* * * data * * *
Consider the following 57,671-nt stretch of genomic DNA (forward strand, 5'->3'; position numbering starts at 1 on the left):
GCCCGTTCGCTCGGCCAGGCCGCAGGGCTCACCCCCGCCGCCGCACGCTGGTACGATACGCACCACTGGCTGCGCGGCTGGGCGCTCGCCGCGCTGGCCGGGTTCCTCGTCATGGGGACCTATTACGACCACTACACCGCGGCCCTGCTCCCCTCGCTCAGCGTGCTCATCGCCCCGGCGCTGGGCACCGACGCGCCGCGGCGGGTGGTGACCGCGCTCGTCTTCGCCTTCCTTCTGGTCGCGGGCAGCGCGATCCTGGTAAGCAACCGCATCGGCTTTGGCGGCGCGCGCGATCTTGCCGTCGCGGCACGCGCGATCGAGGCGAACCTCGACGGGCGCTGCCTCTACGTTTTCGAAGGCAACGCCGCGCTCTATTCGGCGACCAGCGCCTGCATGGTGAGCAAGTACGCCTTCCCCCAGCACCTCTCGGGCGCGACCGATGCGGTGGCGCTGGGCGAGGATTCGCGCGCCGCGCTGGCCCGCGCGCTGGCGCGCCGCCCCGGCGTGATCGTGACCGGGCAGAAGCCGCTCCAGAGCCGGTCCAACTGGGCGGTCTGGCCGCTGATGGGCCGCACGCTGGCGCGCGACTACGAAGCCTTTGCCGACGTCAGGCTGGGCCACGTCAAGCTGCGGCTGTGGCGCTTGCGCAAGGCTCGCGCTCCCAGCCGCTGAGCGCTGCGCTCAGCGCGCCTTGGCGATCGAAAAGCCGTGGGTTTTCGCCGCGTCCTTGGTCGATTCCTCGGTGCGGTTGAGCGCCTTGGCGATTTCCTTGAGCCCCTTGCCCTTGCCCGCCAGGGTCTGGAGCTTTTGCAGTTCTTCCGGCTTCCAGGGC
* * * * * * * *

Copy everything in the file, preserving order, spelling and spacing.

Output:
Consider the following 57,671-nt stretch of genomic DNA (forward strand, 5'->3'; position numbering starts at 1 on the left):
GCCCGTTCGCTCGGCCAGGCCGCAGGGCTCACCCCCGCCGCCGCACGCTGGTACGATACGCACCACTGGCTGCGCGGCTGGGCGCTCGCCGCGCTGGCCGGGTTCCTCGTCATGGGGACCTATTACGACCACTACACCGCGGCCCTGCTCCCCTCGCTCAGCGTGCTCATCGCCCCGGCGCTGGGCACCGACGCGCCGCGGCGGGTGGTGACCGCGCTCGTCTTCGCCTTCCTTCTGGTCGCGGGCAGCGCGATCCTGGTAAGCAACCGCATCGGCTTTGGCGGCGCGCGCGATCTTGCCGTCGCGGCACGCGCGATCGAGGCGAACCTCGACGGGCGCTGCCTCTACGTTTTCGAAGGCAACGCCGCGCTCTATTCGGCGACCAGCGCCTGCATGGTGAGCAAGTACGCCTTCCCCCAGCACCTCTCGGGCGCGACCGATGCGGTGGCGCTGGGCGAGGATTCGCGCGCCGCGCTGGCCCGCGCGCTGGCGCGCCGCCCCGGCGTGATCGTGACCGGGCAGAAGCCGCTCCAGAGCCGGTCCAACTGGGCGGTCTGGCCGCTGATGGGCCGCACGCTGGCGCGCGACTACGAAGCCTTTGCCGACGTCAGGCTGGGCCACGTCAAGCTGCGGCTGTGGCGCTTGCGCAAGGCTCGCGCTCCCAGCCGCTGAGCGCTGCGCTCAGCGCGCCTTGGCGATCGAAAAGCCGTGGGTTTTCGCCGCGTCCTTGGTCGATTCCTCGGTGCGGTTGAGCGCCTTGGCGATTTCCTTGAGCCCCTTGCCCTTGCCCGCCAGGGTCTGGAGCTTTTGCAGTTCTTCCGGCTTCCAGGGC